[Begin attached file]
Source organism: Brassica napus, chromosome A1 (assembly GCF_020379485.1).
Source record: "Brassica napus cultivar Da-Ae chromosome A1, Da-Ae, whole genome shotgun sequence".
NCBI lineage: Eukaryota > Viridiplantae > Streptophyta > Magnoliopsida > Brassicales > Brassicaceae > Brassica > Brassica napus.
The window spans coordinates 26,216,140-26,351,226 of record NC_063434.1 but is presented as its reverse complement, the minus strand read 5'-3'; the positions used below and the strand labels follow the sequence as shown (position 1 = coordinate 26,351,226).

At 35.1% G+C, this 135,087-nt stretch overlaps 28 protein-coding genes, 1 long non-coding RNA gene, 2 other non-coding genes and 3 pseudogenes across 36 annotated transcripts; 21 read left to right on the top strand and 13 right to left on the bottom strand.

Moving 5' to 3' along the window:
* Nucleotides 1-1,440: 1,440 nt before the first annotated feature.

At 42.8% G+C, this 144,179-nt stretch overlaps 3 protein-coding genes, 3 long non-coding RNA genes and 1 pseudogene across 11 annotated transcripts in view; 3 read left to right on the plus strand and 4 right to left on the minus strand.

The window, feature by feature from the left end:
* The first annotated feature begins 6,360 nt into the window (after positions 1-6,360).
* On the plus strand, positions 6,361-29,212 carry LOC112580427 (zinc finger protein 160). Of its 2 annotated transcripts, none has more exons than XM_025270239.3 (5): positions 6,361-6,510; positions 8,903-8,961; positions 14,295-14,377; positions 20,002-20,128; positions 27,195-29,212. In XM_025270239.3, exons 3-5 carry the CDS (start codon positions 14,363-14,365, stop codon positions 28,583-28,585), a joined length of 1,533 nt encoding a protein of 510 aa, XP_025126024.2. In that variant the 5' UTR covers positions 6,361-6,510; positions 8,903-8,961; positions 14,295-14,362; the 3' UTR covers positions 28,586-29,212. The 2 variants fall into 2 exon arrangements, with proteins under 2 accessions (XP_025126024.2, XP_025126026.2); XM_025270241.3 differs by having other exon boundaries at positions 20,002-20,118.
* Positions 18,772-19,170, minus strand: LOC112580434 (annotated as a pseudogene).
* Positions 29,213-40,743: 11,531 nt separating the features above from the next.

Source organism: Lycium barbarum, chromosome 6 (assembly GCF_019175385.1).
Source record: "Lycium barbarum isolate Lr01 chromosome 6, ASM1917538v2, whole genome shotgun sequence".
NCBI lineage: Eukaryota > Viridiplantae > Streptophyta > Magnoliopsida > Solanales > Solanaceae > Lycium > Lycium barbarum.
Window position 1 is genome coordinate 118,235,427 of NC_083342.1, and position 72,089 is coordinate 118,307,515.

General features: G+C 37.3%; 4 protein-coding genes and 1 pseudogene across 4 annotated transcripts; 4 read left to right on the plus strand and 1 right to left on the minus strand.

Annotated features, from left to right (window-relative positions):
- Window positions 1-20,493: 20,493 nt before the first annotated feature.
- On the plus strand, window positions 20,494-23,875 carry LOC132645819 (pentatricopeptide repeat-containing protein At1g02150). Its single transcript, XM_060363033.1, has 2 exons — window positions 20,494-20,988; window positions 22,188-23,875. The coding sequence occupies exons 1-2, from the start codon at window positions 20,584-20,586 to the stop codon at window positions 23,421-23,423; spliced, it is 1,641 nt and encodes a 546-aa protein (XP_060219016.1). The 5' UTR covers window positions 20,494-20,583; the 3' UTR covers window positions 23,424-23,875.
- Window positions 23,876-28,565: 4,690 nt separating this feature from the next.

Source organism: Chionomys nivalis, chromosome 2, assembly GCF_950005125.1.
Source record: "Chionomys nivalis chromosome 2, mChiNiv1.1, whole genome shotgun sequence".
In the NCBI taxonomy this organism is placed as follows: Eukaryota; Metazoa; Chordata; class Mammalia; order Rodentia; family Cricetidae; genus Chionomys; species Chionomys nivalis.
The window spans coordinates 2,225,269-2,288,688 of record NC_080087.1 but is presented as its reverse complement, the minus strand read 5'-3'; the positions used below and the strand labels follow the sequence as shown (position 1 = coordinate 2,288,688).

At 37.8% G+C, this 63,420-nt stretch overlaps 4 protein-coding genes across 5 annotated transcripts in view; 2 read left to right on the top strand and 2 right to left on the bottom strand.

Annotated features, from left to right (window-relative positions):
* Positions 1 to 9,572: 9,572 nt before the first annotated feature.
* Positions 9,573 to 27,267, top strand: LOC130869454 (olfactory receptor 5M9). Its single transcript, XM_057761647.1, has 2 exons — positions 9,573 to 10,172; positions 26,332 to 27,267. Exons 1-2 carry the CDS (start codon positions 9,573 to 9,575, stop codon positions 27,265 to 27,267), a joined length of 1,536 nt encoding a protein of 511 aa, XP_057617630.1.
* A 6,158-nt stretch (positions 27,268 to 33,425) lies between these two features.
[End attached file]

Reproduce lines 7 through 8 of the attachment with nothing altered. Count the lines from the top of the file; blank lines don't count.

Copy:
* Nucleotides 1-1,440: 1,440 nt before the first annotated feature.

At 42.8% G+C, this 144,179-nt stretch overlaps 3 protein-coding genes, 3 long non-coding RNA genes and 1 pseudogene across 11 annotated transcripts in view; 3 read left to right on the plus strand and 4 right to left on the minus strand.